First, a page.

OTTAWA — More than 221,000 Canadians have mistakenly received double Canada Emergency Response Benefit (CERB) payments, according to documents tabled in the House of Commons this week.
Employment and Social Development Canada (ESDC), which jointly administers the benefit with the Canada Revenue Agency (CRA), said the payments add up to at least $442.6 million.
“Service Canada and the CRA are collaborating to ensure that these situations are reconciled and payments to eligible clients do not exceed the maximum allowable benefit of $12,000 over a 24-week period,” ESDC said in a response to an order paper question from Liberal MP Adam Vaughan.
Watch: ‘Too much CERB, not enough CEWS.’ Story continues below video.
The two departments are collaborating to solve the double-payment problem to ensure people don’t receive more than the $12,0000 maximum over a 24-week period, ESDC said.
“Anyone who does not have an overpayment automatically reconciled through this process will be proactively contacted by letter with details on how to repay the amount owed.”
The federal government introduced the CERB at the onset of the pandemic to strengthen the employment insurance system, which falls under Service Canada’s responsibility.
Ottawa has processed 20.9 million CERB applications as of July 12. According to the government, at least $59.41 billion in CERB benefits have been paid to Canadians.
The unemployment rate rose to a record 13.7 per cent in May and has since dropped to 12.3 per cent in June.
Sixty-three per cent of all CERB applications have come from residents in Ontario and Quebec.
The taxable benefit provides $500 per week, for a maximum of 24 weeks, to self-employed or employed Canadians who’ve either lost their jobs or have had their income reduced because of the pandemic.
ESDC said 460,000 Canadians have repaid the CRA for CERB for payments as of July 16. The reasons behind repayment range from ineligible applicants or people no longer qualifying for the benefit because they’ve returned to work.
CERB is one in a suite of new spending measures and programs the federal government has introduced to address widespread economic impacts of the COVID-19 pandemic.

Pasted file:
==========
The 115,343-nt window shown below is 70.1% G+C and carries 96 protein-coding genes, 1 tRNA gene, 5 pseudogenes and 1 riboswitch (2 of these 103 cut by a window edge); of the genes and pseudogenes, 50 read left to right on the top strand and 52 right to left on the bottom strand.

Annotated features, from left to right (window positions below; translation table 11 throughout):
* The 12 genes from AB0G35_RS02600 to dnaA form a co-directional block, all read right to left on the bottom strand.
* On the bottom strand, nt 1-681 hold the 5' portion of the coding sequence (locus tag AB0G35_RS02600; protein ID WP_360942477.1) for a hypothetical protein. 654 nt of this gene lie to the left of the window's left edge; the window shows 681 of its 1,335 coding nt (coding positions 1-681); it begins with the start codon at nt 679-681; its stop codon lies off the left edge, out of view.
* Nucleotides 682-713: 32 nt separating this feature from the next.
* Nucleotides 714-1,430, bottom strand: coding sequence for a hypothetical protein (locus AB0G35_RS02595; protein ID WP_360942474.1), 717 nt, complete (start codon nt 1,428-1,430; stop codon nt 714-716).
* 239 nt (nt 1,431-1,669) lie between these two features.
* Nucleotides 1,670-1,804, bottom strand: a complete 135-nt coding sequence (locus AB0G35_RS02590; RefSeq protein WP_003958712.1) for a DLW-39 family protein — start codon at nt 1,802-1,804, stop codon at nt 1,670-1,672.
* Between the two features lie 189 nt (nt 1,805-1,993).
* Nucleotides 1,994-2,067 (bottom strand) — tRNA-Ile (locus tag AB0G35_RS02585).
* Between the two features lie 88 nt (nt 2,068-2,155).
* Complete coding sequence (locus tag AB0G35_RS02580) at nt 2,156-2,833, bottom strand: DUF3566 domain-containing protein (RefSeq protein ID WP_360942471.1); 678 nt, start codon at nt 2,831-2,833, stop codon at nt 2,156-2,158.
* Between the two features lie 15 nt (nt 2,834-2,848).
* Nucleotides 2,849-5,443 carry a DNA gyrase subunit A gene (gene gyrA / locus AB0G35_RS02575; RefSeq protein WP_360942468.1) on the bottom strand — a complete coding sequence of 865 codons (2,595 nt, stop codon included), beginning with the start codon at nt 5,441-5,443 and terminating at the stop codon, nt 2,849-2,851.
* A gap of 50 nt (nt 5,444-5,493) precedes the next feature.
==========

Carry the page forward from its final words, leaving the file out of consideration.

Canadians have been asked to apply for the benefit either through Service Canada or CRA, not both.
In an effort to reduce the number of erroneous double payments, the ESDC said the CRA introduced a validation check in mid-April to detect duplicate applications for CERB already processed by the EI/Service Canada system.
“If the applicant has already been approved for benefits with Employment Insurance (El)/Service Canada, they will be redirected to continue through the El stream. The client will not be able to continue further with the CRA-CERB application.”
With provincial and territorial governments slowly re-opening their economies, Ottawa announced last week it will give more runway to businesses by making changes to the federal wage subsidy — which has been extended a second time to at least December.
These proposed changes, which include making the wage subsidy eligible to businesses that have experienced less than a 30 per cent revenue decline, are listed in new legislation tabled by the government this week.
NDP Leader Jagmeet Singh asked Prime Minister Justin Trudeau in the House of Commons Wednesday for what the government’s plan is for CERB at the end of August.
“We will continue to support Canadians in different ways moving forward.”
The benefit is set to expire at the end of summer for those who have received the maximum amount. The prime minister responded with a vague comment.
“We will continue to support Canadians in different ways moving forward,” Trudeau said.
The new legislation, named Bill C-20, also includes a proposal to provide a one-time $600 payment to people with disabilities — a demographic that advocates have argued have fallen through the cracks in between emergency pandemic spending measures.
Bill C-20 was passed by the House Tuesday. The legislation is now before the Senate.